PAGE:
Five men have been found guilty of wildlife and animal cruelty offences after being caught badger baiting by police in East Yorkshire.
Andrew Booth, Kirk McGarry, John Horner, George Horner and Richard Willey were each convicted of wilfully attempting to take a badger, interfering with a badger sett by entering a dog into the sett and causing unnecessary suffering to a protected animal.
It follows a report received by police from a concerned member of the public on the afternoon of December 30, 2017 when a group of men with dogs were seen digging into a badger sett at Melton, East Yorkshire.
A number of officers including several wildlife crime officers quickly attended and found four men continuing to dig into what appeared to the officers to be an active badger sett.
The men claimed that two of the terrier dogs they had been using to catch rats nearby had run away and entered the holes. They denied knowing it was a badger sett and stuck to their story throughout the investigation.
McGarry, 50, of Doncaster; Willey, 46, of Hull, and George Horner, 26, and John Horner, 19, both of Bridlington, were arrested at the scene.
Andrew Booth, 44, of Doncaster, was later identified as having been at the scene but ran off when he saw officers approaching.
They were convicted at Beverley Magistrates' Court on Friday and will be sentenced on January 23.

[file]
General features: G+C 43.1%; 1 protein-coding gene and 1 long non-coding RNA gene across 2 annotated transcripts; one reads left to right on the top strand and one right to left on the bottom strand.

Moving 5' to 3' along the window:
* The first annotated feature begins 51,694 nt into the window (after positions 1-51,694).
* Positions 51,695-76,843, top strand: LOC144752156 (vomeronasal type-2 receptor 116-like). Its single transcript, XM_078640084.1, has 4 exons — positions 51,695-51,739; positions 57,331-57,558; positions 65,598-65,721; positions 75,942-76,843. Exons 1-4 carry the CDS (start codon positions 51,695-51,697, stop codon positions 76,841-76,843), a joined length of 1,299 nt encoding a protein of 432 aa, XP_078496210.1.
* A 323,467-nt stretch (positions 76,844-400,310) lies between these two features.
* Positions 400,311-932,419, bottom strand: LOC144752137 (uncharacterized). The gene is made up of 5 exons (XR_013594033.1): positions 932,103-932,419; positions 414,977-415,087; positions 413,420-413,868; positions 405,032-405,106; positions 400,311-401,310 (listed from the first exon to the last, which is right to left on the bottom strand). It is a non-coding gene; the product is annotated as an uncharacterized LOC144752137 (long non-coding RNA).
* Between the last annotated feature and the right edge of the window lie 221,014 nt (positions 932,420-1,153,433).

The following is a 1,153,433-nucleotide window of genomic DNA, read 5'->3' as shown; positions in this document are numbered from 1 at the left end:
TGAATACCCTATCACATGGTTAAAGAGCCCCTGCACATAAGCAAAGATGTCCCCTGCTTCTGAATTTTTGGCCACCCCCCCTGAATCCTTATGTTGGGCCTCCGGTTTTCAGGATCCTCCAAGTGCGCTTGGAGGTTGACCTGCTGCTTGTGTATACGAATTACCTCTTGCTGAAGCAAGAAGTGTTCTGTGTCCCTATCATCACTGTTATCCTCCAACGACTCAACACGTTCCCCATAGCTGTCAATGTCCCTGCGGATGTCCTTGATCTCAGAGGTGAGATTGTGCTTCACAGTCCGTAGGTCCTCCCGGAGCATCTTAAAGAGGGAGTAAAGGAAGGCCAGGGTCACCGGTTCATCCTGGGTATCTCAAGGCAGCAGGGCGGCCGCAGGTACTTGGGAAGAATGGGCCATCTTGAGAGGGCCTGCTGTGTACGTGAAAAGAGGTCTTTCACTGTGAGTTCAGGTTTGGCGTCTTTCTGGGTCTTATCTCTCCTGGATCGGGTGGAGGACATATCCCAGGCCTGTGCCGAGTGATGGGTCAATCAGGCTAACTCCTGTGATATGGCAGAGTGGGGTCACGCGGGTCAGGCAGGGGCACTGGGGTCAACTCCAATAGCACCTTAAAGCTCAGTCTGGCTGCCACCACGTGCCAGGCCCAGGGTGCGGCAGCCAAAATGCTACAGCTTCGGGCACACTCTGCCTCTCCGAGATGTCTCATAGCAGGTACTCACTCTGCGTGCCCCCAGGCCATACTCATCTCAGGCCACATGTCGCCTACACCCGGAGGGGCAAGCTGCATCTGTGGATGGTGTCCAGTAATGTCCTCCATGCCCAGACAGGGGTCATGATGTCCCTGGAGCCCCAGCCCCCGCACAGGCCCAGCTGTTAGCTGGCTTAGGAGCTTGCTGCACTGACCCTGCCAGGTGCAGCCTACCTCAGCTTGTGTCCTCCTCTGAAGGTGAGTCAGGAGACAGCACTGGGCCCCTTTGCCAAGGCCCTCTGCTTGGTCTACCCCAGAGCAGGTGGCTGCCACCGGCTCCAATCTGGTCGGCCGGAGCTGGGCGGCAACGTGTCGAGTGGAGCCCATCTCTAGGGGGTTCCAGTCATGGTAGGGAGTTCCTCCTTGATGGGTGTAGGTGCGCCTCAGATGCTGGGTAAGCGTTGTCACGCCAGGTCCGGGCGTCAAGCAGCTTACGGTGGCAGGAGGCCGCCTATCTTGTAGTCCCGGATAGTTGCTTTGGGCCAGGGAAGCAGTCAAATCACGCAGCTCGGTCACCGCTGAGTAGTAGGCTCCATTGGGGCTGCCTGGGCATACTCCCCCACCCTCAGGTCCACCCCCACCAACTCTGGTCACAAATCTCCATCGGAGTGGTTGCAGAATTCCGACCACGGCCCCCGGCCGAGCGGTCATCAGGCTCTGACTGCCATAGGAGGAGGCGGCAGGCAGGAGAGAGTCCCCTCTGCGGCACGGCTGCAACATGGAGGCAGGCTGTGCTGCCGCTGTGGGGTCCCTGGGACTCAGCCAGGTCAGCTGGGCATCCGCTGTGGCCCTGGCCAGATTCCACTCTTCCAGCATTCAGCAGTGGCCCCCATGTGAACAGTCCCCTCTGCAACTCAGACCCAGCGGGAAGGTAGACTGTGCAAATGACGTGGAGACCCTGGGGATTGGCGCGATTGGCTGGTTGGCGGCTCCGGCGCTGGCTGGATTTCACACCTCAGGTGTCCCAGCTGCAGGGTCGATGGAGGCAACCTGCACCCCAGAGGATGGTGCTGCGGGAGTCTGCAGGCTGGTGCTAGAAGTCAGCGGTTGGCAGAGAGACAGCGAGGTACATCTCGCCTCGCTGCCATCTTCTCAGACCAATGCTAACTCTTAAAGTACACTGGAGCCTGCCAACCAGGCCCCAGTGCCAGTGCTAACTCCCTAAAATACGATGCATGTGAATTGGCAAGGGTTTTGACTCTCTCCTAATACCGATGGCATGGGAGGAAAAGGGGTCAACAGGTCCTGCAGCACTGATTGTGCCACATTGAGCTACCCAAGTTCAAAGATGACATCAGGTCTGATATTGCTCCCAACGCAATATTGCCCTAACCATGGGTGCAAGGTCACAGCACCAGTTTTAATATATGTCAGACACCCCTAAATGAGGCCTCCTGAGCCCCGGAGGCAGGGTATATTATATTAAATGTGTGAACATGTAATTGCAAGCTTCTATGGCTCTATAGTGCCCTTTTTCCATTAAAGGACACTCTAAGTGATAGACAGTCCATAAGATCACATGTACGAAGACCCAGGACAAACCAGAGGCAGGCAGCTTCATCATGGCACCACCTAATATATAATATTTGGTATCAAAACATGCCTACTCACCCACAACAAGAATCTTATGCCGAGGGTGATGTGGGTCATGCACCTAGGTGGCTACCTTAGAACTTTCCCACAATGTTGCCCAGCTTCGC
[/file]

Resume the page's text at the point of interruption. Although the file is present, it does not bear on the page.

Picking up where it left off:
Equipment relating to the offences has already been seized, while a number of dogs seized by police will be rehomed.
Humberside Police said the men had four terrier dogs with them at the time of the offence, two of which had entered the badger sett.
The dogs - Paddy and Dizzy - emerged the next day with serious injuries inflicted to their muzzles consistent with injuries caused by a badger defending itself.
They were also wearing locator collars which are used to locate the dogs underground once they have made contact with a badger so that both the dog and badger can be retrieved from the sett.
Two other younger terriers were also present but appeared not to have entered the sett.
All of the dogs were safeguarded and have been housed in police kennels until the trial took place.
Chief Inspector Iain Dixon, of Humberside Police, today said: “Badger persecution in all its forms is a national wildlife crime priority which Humberside Police takes very seriously indeed.
“Badger digging is a cruel and barbaric activity and involves horrendous suffering to both the badger and any dog involved.
“In this particular case, one dog named Dizzy was very far into pregnancy, giving birth within a few weeks of the incident which shows the uncaring and callous nature of those involved all the more.
“Anyone involved in this type of crime is a sadistic and cowardly individual who the Humberside Wildlife Crime Team are always on the lookout for and always welcome information about.
“This crime was reported to us by a member of the public and I would like to offer my thanks to them and everyone else involved in bringing this case to a successful conclusion.”